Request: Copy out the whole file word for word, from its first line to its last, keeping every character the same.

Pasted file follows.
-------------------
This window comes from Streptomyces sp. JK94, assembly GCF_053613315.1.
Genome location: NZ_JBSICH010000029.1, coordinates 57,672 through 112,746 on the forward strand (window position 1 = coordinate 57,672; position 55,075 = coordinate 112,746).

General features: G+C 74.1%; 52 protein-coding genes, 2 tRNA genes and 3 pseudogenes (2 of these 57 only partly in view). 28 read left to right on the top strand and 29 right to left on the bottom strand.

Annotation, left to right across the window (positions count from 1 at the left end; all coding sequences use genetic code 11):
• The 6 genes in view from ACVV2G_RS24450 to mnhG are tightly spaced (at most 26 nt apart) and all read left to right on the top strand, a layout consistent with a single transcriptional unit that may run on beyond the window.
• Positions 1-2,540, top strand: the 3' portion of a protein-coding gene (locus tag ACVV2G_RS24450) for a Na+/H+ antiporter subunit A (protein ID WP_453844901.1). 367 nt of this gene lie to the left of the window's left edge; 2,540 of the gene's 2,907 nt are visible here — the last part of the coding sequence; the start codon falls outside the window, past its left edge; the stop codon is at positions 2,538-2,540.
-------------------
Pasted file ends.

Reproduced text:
This window comes from Streptomyces sp. JK94, assembly GCF_053613315.1.
Genome location: NZ_JBSICH010000029.1, coordinates 57,672 through 112,746 on the forward strand (window position 1 = coordinate 57,672; position 55,075 = coordinate 112,746).

General features: G+C 74.1%; 52 protein-coding genes, 2 tRNA genes and 3 pseudogenes (2 of these 57 only partly in view). 28 read left to right on the top strand and 29 right to left on the bottom strand.

Annotation, left to right across the window (positions count from 1 at the left end; all coding sequences use genetic code 11):
• The 6 genes in view from ACVV2G_RS24450 to mnhG are tightly spaced (at most 26 nt apart) and all read left to right on the top strand, a layout consistent with a single transcriptional unit that may run on beyond the window.
• Positions 1-2,540, top strand: the 3' portion of a protein-coding gene (locus tag ACVV2G_RS24450) for a Na+/H+ antiporter subunit A (protein ID WP_453844901.1). 367 nt of this gene lie to the left of the window's left edge; 2,540 of the gene's 2,907 nt are visible here — the last part of the coding sequence; the start codon falls outside the window, past its left edge; the stop codon is at positions 2,538-2,540.